Wednesday, February 25, 2009

What kind of γένος was early Christianity?

Ever since my master's thesis on 1 Peter, in which I argued, among other things, that Peter (i.e., the author, irrespective of 1 Peter's actual authorship) was writing to a mostly gentile audience and inscribing on them Jewish identity markers (e.g., 1 Pet. 2.9–10), I have been interested in the phenomena of first-century Christian identities. Lately, I've been flirting with a new, perhaps unnecessarily provocative formulation of the relevant questions. I'd be interested in any response from you.

In popular Christian lingo, we commonly say something along the lines of, "Paul's ministry among the gentiles converted pagans to Christianity directly without requiring them to first become Jews." This type of thinking about Paul is common and also affects contemporary reading of other NT texts (e.g., Acts 10–11). At its heart, of course, is the assumption (which goes largely ignored, if not unnoticed) that to become a Christian is not to become a Jew.

But is this how the labels would have been understood in a first-century context? If we were average, everyday, nameless gentiles going about our business in the agorai of any major city of the Mediterranean and someone in our family forsook the family devotion to Apollo or Artemis or any of the other gods to worship Israel's God and his crucified prophet, Jesus, would we understand this development as anything other than a conversion to Judaism? And if not (and I'm not assuming a negative answer, except perhaps for the sake of argument), is this because we, as outsiders, have an insufficient understanding of the relation between Christianity and Judaism? In other words, would Paul, or Peter, or the average Christian, have seen a gentile's conversion to Christianity as not being a conversion to (a form of) Judaism?

At the moment I'm reviewing Not God's People: Insiders and Outsiders in the Biblical World, by Lawrence M. Wills. His discussion of "Jew and Gentile as Other in Paul" provides a helpful discussion of a number of issues regarding the construction of the We and the Other, though the book as a whole suffers some important weaknesses. But he makes one particular comment that stood out to me for being fairly standard within New Testament scholarship and yet perhaps in serious need of rethinking. Wills says,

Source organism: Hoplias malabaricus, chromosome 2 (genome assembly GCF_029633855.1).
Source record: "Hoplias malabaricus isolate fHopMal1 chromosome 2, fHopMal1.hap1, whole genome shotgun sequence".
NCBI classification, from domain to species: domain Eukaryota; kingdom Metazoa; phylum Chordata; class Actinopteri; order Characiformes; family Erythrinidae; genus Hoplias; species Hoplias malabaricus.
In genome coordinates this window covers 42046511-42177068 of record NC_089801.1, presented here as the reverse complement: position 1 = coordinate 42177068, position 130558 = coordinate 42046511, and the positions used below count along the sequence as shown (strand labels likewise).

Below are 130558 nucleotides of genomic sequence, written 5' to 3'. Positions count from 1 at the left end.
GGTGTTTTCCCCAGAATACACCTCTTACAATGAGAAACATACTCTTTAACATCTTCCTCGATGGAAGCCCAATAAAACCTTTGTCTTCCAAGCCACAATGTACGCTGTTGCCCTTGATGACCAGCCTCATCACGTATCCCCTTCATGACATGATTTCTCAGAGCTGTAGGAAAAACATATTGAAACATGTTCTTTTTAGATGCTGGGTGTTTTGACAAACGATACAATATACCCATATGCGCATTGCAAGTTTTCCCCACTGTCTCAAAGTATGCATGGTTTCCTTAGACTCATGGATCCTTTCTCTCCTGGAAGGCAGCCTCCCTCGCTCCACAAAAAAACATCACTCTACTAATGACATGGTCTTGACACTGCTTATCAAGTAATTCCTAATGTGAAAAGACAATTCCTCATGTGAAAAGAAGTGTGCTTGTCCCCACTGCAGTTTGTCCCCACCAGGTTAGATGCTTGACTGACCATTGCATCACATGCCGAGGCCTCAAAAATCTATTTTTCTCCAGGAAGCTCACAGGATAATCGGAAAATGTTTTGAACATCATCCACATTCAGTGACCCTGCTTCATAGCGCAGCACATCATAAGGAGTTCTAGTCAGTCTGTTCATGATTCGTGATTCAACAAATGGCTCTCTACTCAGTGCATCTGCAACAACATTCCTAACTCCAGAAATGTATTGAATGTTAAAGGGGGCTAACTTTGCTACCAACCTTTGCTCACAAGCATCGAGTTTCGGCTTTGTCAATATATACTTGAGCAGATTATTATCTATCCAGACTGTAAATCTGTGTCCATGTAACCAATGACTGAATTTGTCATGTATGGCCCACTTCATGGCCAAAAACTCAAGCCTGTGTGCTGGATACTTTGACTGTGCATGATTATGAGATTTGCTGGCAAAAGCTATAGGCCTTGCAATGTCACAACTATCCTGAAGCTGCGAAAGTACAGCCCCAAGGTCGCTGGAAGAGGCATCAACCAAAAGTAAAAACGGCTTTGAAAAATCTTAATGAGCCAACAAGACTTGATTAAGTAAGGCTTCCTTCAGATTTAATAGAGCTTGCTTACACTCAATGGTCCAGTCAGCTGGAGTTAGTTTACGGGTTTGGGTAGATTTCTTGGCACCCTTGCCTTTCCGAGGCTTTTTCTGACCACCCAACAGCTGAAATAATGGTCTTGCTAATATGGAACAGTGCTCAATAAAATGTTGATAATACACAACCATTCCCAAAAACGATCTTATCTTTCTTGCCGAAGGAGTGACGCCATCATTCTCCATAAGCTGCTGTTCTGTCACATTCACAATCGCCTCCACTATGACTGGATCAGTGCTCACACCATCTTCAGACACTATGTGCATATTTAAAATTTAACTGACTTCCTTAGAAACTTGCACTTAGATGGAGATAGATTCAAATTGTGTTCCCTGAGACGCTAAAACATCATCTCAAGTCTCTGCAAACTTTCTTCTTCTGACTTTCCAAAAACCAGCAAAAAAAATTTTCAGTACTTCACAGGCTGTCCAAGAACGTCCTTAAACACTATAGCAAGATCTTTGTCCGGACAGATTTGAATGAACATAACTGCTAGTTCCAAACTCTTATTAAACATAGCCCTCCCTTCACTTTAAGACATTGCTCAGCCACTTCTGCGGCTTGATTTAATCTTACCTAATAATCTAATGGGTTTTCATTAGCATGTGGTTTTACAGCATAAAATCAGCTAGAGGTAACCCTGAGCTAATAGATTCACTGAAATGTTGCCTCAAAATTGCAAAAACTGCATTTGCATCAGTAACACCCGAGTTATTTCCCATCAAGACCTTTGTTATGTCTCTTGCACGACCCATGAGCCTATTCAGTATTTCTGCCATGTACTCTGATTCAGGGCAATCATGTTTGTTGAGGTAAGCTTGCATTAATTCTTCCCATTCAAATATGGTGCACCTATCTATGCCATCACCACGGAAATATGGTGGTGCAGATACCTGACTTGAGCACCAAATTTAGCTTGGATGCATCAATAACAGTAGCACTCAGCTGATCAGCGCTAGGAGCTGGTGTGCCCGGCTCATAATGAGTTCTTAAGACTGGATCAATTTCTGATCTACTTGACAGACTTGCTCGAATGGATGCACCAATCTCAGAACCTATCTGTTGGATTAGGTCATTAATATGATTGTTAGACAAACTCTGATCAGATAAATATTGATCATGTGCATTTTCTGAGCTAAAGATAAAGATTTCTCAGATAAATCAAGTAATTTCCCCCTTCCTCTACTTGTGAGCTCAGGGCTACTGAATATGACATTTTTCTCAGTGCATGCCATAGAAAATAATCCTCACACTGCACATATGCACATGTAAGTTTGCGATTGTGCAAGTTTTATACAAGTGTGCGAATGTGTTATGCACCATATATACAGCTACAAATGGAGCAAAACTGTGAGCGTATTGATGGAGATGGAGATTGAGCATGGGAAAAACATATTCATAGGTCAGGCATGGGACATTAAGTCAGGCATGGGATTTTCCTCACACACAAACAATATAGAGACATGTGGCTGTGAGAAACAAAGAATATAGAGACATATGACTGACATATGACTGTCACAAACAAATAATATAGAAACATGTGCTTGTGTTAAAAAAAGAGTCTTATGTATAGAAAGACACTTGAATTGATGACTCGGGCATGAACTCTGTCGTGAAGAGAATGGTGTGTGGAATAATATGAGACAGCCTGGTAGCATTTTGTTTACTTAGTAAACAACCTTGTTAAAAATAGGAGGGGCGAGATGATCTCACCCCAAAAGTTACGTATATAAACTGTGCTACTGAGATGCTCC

Immediately before and after Paul's formula of "neither Jew nor Greek" (Gal 3:28) it is emphasized that those who have been baptized into Christ are now children of God and children of Abraham. Paul, and other writers of the early church, quickly developed new language of being children of God, an extended kinship group. All ethnicity in the ancient world was understood as genealogy, and Paul bestows a new family tree on the converted gentiles. (2008: 187; my emphasis)

My problem: I realize that it won't do for us to ignore any differences between Christianity and Judaism in the first century; clearly there were differences between Jesus, Paul, and other characters in first-century Christian narratives and other Jewish figures with whom the former came into conflict. But how do we justify to ourselves and our readers the assertion that the family tree onto which gentile converts to Christianity were grafted (to echo both Wills and Paul) was new and not Jewish? How can Wills (or other NT scholars, for that matter) recognize Paul's appeal to Abraham (!) as a patriarch of the heirs of the promise and yet ignore the clearly Jewish markers delimiting Jesus' followers from others dotting the social landscape?